If you are flying within the European Union (EU) and your flight is delayed by more than three hours, or gets cancelled altogether, EU law is on your side. Under EU rule 261/2004, you are entitled to up to €600 in compensation. Here’s what you need to know.
Under the EU rules, your airline must compensate you for delayed flights, but eligibility and compensation amounts depend on a number of factors. These include where you are flying from and to, the airline that is operating the flight as well as the duration of the delay itself. Here are some key facts to remember if you’re planning to seek compensation:
The flight must be ‘EU regulated’
Knowing if your flight is EU regulated will be simple in some cases. If you’re flying from London to Milan, for instance, it’s clearly going to be an EU regulated flight. However, if you’re flying to another continent, or perhaps flying into the EU from elsewhere, things can get a bit more complicated.
An EU regulated flight can be:
A flight that departed from an EU airport, regardless of the airline
A flight that is headed for the EU and the carrier is an EU airline
So, for example, a flight to the US departing from Heathrow which is severely delayed will be eligible for compensation regardless of whether it’s on a UK airline such as BA or Virgin, or a US airline like United or American Airlines.
Coming back, however, a flight landing in Heathrow late would need to be operated by an EU airline in order to be eligible for compensation. So your BA or Virgin flight would be eligible, but your AA or United one would not.
Under this ruling, EU airports include those who are not in EU nations, such as Iceland, Liechtenstein, Switzerland and Norway.
Where it gets a bit more complex is where you’re using a codeshare flight and are dealing with different operators. Maybe you booked JFK to Manchester via Heathrow, and the JFK to Heathrow is operated by American Airlines, while the Heathrow to Manchester is on BA.
In this situation, the CAA says that the courts would consider whether this is one flight or two, and also if the delay was caused in the UK or in the US. It’s a complex issue, and one which your claims court will need to decide.
The delay must be the fault of the airline
Compensation will only be payable if the airline was at fault. Things like understaffing or equipment failure all count as airline issues, but natural disasters such as hurricanes do not. The European Commission released a set of guidelines relating to flight delay compensation, but the issue of blame can still often be a grey area.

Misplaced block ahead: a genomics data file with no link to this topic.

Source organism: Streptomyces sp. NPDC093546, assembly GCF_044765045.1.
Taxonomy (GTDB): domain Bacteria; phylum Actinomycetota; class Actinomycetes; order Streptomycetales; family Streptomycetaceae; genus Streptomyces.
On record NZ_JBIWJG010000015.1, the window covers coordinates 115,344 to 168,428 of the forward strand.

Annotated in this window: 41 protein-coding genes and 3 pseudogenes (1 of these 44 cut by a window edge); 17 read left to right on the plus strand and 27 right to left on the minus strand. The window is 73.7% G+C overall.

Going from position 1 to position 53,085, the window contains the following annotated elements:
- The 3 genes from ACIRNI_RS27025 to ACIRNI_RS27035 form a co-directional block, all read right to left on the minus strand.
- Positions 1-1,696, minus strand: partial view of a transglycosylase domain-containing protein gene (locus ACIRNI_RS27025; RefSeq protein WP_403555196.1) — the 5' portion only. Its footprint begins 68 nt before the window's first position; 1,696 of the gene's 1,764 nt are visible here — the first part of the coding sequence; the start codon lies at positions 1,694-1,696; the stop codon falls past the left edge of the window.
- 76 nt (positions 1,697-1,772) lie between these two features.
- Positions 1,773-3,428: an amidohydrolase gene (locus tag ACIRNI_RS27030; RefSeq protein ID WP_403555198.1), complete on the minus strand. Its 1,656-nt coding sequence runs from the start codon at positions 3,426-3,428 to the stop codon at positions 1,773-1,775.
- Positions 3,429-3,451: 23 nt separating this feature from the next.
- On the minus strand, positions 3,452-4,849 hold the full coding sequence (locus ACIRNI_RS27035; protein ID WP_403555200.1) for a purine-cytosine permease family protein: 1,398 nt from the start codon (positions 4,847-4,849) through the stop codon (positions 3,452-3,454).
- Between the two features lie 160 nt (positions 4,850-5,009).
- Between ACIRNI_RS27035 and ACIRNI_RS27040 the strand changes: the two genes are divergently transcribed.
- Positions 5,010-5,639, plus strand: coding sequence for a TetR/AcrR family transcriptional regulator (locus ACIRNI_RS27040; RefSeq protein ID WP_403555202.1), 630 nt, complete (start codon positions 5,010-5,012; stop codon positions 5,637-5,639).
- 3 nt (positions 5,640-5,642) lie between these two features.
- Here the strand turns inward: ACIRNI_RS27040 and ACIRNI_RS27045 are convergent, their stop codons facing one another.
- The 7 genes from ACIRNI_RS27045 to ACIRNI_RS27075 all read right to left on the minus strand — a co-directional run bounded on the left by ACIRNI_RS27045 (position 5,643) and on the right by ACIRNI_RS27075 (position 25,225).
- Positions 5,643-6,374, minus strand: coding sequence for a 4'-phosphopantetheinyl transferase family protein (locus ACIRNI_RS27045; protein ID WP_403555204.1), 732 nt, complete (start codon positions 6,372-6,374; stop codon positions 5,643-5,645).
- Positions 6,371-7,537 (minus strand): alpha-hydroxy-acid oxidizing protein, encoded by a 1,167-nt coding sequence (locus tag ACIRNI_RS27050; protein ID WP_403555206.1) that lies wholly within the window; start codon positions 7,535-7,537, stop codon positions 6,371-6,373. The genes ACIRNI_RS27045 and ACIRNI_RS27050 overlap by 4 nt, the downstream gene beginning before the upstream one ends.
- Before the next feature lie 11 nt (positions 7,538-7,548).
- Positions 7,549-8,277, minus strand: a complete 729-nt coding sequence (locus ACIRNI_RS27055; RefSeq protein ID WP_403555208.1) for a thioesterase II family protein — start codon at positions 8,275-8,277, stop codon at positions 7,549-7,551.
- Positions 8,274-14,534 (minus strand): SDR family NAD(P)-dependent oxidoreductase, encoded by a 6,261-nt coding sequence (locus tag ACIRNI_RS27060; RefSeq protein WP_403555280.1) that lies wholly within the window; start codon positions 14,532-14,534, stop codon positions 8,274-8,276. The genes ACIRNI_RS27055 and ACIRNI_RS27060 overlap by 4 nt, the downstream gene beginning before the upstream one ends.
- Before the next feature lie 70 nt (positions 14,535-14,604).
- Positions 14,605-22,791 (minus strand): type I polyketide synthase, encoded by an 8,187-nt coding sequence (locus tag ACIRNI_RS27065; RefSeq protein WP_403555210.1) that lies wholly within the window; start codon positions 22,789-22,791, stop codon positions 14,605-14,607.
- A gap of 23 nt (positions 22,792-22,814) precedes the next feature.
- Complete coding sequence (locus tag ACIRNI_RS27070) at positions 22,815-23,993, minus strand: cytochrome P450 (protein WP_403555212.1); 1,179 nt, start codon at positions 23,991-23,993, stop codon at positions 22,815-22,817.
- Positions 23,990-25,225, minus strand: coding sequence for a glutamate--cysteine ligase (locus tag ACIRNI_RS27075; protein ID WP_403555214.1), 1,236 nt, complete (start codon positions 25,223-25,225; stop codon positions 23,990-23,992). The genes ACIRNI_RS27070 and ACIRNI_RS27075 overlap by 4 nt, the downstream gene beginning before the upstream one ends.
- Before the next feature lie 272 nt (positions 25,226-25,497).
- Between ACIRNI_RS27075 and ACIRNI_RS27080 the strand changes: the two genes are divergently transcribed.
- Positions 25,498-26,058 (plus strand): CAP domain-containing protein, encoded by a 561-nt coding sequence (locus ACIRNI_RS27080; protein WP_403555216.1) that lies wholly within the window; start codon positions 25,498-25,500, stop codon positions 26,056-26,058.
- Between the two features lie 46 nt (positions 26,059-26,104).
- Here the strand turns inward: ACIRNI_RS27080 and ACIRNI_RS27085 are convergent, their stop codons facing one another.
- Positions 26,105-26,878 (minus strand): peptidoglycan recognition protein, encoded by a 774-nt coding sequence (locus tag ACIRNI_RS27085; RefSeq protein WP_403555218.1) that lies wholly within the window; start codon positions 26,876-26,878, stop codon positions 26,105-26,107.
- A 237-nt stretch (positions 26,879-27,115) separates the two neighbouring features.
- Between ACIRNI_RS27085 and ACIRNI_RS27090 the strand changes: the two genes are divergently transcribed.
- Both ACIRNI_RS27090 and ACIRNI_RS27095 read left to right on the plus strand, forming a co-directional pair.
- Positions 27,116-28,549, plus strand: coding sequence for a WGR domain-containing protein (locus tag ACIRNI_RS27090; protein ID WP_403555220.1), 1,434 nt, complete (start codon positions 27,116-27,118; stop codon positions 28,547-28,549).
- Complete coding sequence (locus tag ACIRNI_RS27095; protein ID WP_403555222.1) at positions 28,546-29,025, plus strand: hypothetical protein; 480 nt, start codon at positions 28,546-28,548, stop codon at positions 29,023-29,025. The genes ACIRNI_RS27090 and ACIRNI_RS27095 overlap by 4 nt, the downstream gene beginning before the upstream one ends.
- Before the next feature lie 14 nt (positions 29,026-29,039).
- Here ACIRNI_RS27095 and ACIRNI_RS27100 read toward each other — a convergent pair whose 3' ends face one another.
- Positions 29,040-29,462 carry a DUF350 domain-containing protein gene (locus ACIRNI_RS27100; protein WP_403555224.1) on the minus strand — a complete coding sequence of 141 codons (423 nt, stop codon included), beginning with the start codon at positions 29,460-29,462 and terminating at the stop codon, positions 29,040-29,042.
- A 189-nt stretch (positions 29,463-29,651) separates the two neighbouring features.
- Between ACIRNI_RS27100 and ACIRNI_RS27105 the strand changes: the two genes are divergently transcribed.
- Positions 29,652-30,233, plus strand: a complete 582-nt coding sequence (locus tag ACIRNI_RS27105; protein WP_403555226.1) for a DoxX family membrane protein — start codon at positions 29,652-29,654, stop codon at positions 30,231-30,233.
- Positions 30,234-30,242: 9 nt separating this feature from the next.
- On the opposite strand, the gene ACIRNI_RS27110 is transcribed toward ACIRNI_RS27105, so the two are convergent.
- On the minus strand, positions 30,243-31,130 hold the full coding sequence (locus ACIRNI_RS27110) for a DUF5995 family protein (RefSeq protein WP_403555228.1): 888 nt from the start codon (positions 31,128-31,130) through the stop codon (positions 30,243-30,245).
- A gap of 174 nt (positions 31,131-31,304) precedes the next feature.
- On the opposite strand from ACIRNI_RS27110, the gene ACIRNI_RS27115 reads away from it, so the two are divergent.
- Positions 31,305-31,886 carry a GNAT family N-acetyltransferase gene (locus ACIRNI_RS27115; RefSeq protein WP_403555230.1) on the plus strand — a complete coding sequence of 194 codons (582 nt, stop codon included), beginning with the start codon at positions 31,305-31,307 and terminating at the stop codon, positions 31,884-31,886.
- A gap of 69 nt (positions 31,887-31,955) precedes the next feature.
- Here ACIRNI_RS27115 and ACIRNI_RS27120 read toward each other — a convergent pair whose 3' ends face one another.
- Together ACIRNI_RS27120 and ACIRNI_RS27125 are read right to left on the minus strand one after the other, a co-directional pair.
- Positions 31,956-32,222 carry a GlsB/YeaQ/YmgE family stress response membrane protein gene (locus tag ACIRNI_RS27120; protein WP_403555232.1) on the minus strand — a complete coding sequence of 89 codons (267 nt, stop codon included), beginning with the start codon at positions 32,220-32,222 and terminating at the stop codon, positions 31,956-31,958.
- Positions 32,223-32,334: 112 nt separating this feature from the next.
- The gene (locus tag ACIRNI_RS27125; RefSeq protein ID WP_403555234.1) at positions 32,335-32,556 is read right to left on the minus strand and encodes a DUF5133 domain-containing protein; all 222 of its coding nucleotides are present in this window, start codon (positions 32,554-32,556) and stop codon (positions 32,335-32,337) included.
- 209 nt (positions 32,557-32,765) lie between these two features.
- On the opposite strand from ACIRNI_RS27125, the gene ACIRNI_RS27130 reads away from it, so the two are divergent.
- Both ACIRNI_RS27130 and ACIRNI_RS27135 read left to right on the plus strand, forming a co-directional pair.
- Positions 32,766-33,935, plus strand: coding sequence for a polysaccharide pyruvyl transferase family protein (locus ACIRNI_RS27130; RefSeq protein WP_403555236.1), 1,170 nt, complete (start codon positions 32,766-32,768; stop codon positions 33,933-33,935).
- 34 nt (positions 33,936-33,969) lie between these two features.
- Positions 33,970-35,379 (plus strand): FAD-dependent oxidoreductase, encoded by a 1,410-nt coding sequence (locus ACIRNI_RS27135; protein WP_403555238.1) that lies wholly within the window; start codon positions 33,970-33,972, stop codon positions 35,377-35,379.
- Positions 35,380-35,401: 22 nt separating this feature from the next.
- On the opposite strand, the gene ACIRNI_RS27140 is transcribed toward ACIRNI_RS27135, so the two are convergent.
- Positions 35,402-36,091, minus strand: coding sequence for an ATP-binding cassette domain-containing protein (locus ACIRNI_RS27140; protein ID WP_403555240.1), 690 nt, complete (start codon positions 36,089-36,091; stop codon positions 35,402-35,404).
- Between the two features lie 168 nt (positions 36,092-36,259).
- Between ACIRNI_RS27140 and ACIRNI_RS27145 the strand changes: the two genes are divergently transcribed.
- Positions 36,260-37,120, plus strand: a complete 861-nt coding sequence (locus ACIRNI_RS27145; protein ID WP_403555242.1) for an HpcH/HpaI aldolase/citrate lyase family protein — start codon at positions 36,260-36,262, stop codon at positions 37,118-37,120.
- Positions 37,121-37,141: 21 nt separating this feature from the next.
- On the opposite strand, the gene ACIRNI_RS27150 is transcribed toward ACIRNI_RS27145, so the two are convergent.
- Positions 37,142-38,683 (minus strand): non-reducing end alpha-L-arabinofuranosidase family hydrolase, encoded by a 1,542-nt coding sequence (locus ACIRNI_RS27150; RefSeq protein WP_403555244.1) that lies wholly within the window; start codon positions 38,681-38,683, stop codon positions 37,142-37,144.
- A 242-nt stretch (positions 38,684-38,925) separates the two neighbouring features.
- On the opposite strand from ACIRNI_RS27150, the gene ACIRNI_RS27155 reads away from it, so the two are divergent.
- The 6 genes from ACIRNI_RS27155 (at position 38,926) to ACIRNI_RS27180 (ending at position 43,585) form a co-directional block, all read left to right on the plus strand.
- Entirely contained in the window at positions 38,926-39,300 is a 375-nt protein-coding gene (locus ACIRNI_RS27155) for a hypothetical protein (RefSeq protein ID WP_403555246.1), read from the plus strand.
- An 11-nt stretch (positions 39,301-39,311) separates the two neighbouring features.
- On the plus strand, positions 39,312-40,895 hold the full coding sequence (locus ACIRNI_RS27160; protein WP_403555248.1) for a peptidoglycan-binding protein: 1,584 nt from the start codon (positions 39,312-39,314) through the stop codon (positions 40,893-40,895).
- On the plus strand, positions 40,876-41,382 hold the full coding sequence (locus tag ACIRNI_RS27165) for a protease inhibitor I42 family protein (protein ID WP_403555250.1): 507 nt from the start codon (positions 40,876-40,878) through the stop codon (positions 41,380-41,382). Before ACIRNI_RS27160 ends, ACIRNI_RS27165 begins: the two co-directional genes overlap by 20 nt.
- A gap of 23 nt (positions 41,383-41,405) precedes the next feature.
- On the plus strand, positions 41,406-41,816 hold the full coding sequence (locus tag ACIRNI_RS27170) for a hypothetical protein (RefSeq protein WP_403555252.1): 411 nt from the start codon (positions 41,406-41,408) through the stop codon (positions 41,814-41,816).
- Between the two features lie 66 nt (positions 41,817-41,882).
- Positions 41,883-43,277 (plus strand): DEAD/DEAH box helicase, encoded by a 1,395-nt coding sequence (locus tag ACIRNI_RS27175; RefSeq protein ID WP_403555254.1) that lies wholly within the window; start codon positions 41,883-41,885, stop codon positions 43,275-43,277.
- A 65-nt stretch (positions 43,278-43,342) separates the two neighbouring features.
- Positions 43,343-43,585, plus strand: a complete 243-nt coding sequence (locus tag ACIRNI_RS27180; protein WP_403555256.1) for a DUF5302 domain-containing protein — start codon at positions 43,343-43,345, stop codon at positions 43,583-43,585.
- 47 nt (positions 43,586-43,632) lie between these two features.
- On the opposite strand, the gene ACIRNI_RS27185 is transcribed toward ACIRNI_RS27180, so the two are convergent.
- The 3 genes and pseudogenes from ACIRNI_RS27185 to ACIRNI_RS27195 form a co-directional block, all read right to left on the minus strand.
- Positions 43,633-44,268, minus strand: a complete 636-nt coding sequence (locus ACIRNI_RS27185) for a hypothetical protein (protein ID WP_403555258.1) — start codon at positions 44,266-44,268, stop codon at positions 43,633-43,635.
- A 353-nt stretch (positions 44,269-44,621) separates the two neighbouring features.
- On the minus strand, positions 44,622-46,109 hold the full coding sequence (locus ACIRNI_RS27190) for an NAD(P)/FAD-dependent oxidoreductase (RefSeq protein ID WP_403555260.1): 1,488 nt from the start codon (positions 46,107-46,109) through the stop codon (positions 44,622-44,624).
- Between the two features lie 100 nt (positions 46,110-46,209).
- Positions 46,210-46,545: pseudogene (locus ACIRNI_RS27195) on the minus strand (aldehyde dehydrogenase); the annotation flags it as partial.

The delay must be three hours or more
Not only does your delay have to exceed three hours, it has to exceed three hours at the time you arrive at your destination. And believe us, it is possible for airlines to make up a good chunk of lost time on some flights.
Airlines often build in a bit of time to their schedules so that their on time performance is good. This means that you could, potentially, leave one airport three and a half hours late, but arrive just two hours and fifty minutes later than expected. In this situation, your compensation would not be payable.
The time your flight ‘arrives’ is defined by the European Court of Justice as the moment when the plane opens at least one of its doors. If you’re not sure what your exact arrival time was, there’s a handy tool at 3FlightDelay which might be helpful.
Actually, you have all the time in the world to make a claim. Well, not all of it, but a good bit of breathing room certainly.
In theory, you could claim back right now for a flight as long ago as 2005, when the regulations came into force. However, in the UK there is something called the ‘statute of limitations’ which means claims cannot go back further than six years. In Scotland this is five.
So, for most flights since 2013, you should be able to make a claim. You can always try for older cases than this, but it’s likely you’ll have a hard job winning this battle. As with many things in life, sooner is usually better.
However, if you think you have a valid claim, it is your right to seek payment for the inconvenience you’ve been caused. Let us know how you get on!
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